SCIUTTO: Well it's a very different message from what we heard from the Senate Majority Leader Mitch McConnell yesterday. He openly bragged about, in fact, using political means to staff the Supreme Court with conservative justices.

[10:50:03] Let's bring in CNN's Supreme Court reporter Ariane de Vogue. Tell us how McConnell had a different message that the chief justice.

ARIANE DE VOGUE, CNN SUPREME COURT REPORTER: Hi, Jim and Poppy. Two very different messages. Keep in mind, Mitch McConnell. He's the Republican mastermind behind the strategy to block hearings for President Obama's nominee. Merrick Garland and now he is praising the efforts that he has made. White House Counsel Don McGahn's made and Senator Chuck Grassley to push nominees through the court. And it has been significant. They've had two Supreme Court nominees, 29 Circuit judges, and 53 district court judges. Take a listen to Mitch McConnell last night.


SEN. MITCH MCCONNELL (R), MAJORITY LEADER: My decision not to fill the Supreme Court back in the 2016 election was the most consequential decision I have ever made.


The thing I'm the proudest of and since I get to set the agenda, we decide in what order to do things, is the project to transform the courts. When they close the books on 115th Congress, I think people will believe correctly that this has been the most consequential year for Congress for conservatives for people who prefer America right of center.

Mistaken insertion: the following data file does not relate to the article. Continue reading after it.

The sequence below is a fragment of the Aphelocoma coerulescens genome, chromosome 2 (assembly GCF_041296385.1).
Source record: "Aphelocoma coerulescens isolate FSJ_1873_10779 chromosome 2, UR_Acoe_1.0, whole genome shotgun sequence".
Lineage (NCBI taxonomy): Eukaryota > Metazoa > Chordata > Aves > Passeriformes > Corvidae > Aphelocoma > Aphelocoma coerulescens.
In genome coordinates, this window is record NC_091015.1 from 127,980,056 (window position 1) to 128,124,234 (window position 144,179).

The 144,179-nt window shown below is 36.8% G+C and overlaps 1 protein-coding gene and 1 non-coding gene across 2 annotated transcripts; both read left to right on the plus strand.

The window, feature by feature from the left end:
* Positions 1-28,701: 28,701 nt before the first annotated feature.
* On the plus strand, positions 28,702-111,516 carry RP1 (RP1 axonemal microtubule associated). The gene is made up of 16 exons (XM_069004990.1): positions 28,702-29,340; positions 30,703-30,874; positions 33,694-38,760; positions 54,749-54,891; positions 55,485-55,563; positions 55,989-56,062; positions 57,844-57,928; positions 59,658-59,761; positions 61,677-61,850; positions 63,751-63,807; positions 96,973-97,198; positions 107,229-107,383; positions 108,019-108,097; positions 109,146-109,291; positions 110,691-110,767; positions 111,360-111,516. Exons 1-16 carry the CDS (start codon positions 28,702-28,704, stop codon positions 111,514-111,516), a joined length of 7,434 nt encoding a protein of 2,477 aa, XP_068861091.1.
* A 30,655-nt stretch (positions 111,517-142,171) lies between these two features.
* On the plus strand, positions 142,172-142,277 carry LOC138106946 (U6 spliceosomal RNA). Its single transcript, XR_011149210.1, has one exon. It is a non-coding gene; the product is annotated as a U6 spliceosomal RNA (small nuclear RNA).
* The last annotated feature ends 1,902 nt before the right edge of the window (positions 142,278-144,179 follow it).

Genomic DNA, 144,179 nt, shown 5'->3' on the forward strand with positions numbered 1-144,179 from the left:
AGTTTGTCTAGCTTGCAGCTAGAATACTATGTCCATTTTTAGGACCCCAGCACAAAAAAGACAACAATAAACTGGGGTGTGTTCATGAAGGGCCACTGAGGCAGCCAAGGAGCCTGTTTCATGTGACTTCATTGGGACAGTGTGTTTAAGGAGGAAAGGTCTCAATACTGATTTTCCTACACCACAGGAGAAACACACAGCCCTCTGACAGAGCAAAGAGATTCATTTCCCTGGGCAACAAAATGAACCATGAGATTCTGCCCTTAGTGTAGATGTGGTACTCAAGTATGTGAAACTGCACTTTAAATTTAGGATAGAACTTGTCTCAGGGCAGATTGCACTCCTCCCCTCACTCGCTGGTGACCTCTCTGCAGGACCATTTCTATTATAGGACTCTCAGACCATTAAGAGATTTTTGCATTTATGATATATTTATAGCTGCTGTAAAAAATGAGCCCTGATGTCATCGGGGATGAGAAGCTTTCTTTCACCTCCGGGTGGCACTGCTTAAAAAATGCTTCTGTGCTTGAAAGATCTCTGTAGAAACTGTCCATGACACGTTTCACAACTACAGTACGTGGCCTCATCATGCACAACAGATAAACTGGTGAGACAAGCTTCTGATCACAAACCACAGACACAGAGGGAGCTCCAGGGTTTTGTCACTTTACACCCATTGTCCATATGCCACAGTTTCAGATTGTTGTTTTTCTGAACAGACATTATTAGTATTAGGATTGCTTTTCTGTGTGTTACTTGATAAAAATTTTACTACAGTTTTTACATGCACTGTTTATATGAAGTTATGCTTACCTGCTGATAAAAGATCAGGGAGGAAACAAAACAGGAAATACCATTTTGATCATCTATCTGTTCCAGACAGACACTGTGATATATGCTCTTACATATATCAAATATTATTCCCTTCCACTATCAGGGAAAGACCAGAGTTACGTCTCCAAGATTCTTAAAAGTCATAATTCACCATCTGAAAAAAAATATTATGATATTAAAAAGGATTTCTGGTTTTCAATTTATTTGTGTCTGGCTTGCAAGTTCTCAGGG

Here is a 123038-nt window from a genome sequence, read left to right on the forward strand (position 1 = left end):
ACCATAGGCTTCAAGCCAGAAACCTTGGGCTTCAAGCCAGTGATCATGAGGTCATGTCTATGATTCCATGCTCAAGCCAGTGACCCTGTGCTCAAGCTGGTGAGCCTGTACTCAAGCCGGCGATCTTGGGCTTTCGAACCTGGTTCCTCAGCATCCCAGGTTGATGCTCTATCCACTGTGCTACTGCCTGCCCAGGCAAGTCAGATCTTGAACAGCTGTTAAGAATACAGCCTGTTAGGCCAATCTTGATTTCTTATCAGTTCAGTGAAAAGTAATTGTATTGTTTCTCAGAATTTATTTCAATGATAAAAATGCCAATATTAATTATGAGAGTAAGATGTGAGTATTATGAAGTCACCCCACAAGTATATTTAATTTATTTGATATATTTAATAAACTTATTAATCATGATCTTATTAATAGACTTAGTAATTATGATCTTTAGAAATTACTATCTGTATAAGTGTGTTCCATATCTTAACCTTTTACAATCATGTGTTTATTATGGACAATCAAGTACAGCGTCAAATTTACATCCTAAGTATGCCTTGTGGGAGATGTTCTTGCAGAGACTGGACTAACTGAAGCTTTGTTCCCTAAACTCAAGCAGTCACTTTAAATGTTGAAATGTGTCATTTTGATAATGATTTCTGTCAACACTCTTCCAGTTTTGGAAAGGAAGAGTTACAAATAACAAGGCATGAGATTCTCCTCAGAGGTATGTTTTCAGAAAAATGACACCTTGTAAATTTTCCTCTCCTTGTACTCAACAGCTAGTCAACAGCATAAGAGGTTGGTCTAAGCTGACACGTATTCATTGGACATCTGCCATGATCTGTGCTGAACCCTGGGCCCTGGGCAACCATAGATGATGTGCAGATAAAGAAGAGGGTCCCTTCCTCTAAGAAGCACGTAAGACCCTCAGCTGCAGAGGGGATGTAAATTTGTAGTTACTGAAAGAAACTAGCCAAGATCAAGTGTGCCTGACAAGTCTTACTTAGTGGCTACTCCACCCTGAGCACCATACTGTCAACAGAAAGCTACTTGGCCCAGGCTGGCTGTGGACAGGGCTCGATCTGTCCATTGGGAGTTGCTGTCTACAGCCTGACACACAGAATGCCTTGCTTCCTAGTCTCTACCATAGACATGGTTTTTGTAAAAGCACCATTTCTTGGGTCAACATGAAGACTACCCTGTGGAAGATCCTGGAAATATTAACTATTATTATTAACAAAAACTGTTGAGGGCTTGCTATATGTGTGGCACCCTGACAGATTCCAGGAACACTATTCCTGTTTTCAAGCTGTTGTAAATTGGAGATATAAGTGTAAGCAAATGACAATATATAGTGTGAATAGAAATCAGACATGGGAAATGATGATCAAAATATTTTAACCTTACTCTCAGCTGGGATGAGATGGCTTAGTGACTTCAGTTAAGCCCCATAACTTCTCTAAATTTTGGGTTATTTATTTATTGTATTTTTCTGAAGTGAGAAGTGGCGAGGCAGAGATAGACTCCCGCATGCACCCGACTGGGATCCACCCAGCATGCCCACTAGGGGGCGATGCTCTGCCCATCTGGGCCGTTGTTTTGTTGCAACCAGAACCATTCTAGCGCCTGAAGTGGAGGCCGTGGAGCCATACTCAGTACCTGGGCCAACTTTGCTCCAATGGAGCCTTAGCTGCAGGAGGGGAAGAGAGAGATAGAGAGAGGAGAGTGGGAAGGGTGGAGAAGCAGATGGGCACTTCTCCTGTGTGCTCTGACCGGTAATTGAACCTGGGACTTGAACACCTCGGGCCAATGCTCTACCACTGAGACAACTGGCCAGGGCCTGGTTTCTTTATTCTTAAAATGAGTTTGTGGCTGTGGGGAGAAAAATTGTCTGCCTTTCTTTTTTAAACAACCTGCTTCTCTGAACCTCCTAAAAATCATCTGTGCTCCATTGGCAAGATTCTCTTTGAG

DE VOGUE: And compare that to Roberts last night, right? Roberts rarely speaks up, rarely talks about politics.

HARLOW: Right.

DE VOGUE: And last night he was saying look, the courts are different. They are not a part of the political branch. And he has two reasons. He does not want the public to think that these opinions are political. And he says that in the past when the court has bowed to political pressure it has made mistakes. So on the one hand, you have McConnell praising the political process and on the other hand, you've got the chief saying I'm distancing myself from politics. We are not a part of the political branch. And that was his message.

SCIUTTO: The reality seems closer to one of those points of view based on the results.

HARLOW: Right and notable that McConnell is saying it 20 days out from the midterms. Is it really big voting issue for people?

SCIUTTO: And it's actually not a partisanship, right? You can argue that both parties very much you know have a political motivation - for these judges.

HARLOW: Totally.

SCIUTTO: Ariane de Vogue thank you very much.

HARLOW: Thank you.

DE VOGUE: Thank you.

HARLOW: Thousands of migrants heading what appears to be right up to the U.S. border from Honduras, the president continuing to warn them against that on Twitter. We'll have the details on this next.


[10:57:00] SCIUTTO: A new group of migrants is heading from Honduras to the U.S., risking the wrath of President Trump, organizers say that thousands of people make up this group. It is now crossing to Guatemala. It is marching north. Their intention, they say, is to seek asylum in the U.S. as they flee violence in their home country.